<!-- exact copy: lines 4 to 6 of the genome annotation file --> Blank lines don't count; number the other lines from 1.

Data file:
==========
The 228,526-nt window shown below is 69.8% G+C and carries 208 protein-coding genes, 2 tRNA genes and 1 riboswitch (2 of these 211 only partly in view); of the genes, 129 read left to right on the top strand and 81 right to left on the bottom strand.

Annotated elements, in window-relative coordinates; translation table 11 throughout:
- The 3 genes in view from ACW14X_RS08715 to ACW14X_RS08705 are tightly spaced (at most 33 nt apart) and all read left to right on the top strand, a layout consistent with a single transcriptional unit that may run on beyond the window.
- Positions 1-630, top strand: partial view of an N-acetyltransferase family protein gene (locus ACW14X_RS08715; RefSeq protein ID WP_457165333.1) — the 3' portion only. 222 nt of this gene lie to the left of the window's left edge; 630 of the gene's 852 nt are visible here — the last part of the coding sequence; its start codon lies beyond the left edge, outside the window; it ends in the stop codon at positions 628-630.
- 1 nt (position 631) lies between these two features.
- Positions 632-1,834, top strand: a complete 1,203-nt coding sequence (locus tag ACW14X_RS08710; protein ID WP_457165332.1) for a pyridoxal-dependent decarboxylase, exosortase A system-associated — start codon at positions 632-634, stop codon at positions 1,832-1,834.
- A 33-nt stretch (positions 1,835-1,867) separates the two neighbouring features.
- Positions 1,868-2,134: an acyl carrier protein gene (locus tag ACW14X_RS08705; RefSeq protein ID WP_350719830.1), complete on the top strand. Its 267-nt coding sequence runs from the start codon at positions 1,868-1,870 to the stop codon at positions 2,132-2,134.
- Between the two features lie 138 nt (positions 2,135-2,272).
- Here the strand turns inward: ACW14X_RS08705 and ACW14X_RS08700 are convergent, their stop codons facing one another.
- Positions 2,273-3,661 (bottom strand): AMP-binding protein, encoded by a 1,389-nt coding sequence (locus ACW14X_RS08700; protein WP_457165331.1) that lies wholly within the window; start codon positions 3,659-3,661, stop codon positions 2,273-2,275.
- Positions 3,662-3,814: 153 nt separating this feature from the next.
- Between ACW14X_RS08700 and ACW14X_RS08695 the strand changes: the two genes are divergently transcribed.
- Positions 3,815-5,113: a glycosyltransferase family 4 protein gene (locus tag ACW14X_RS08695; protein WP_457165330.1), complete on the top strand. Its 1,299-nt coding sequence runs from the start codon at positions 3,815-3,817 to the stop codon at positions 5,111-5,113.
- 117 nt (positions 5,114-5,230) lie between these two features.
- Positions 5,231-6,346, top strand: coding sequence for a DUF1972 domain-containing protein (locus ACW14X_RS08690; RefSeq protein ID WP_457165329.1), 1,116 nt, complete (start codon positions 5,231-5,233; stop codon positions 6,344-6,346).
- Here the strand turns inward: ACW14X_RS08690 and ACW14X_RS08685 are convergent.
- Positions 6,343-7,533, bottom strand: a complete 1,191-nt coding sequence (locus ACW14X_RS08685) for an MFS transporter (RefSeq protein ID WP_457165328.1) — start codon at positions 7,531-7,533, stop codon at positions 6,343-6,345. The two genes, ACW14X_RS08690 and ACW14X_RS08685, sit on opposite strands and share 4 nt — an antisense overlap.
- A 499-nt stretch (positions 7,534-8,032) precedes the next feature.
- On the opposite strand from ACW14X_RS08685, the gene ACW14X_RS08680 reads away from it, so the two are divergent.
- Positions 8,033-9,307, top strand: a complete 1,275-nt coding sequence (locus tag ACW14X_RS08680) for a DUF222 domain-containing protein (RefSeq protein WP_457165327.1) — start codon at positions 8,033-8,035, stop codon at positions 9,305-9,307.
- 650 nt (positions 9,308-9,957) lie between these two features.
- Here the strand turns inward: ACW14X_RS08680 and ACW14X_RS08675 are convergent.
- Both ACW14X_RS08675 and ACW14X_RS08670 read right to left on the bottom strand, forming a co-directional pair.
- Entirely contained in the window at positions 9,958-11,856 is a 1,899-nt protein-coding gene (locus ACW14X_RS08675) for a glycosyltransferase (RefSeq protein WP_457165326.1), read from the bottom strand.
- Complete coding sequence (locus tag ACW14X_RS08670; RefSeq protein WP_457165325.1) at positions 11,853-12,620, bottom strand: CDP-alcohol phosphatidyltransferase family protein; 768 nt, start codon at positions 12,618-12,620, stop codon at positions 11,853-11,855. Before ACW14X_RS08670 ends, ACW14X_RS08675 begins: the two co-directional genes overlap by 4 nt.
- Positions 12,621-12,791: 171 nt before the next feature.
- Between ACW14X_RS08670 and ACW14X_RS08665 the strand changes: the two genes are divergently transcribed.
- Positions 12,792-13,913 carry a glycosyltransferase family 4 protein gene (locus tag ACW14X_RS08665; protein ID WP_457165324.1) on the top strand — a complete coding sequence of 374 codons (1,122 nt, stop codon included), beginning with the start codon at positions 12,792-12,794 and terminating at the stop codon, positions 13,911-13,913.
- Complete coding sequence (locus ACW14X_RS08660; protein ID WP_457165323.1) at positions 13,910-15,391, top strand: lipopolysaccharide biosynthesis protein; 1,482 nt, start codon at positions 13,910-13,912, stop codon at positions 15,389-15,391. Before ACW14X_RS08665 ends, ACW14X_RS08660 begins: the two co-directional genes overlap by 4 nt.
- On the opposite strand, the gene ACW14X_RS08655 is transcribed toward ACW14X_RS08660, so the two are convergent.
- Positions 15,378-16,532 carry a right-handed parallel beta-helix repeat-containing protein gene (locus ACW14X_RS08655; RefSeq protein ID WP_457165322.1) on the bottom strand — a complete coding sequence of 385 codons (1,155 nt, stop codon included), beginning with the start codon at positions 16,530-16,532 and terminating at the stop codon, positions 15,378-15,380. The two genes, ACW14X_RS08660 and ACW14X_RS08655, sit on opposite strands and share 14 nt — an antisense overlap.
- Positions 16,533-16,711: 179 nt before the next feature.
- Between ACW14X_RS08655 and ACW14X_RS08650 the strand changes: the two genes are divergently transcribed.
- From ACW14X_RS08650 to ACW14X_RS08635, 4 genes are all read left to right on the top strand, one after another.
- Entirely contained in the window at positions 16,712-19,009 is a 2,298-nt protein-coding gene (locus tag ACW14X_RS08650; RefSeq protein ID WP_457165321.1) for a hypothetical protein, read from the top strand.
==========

- Positions 1-630, top strand: partial view of an N-acetyltransferase family protein gene (locus ACW14X_RS08715; RefSeq protein ID WP_457165333.1) — the 3' portion only. 222 nt of this gene lie to the left of the window's left edge; 630 of the gene's 852 nt are visible here — the last part of the coding sequence; its start codon lies beyond the left edge, outside the window; it ends in the stop codon at positions 628-630.
- 1 nt (position 631) lies between these two features.
- Positions 632-1,834, top strand: a complete 1,203-nt coding sequence (locus tag ACW14X_RS08710; protein ID WP_457165332.1) for a pyridoxal-dependent decarboxylase, exosortase A system-associated — start codon at positions 632-634, stop codon at positions 1,832-1,834.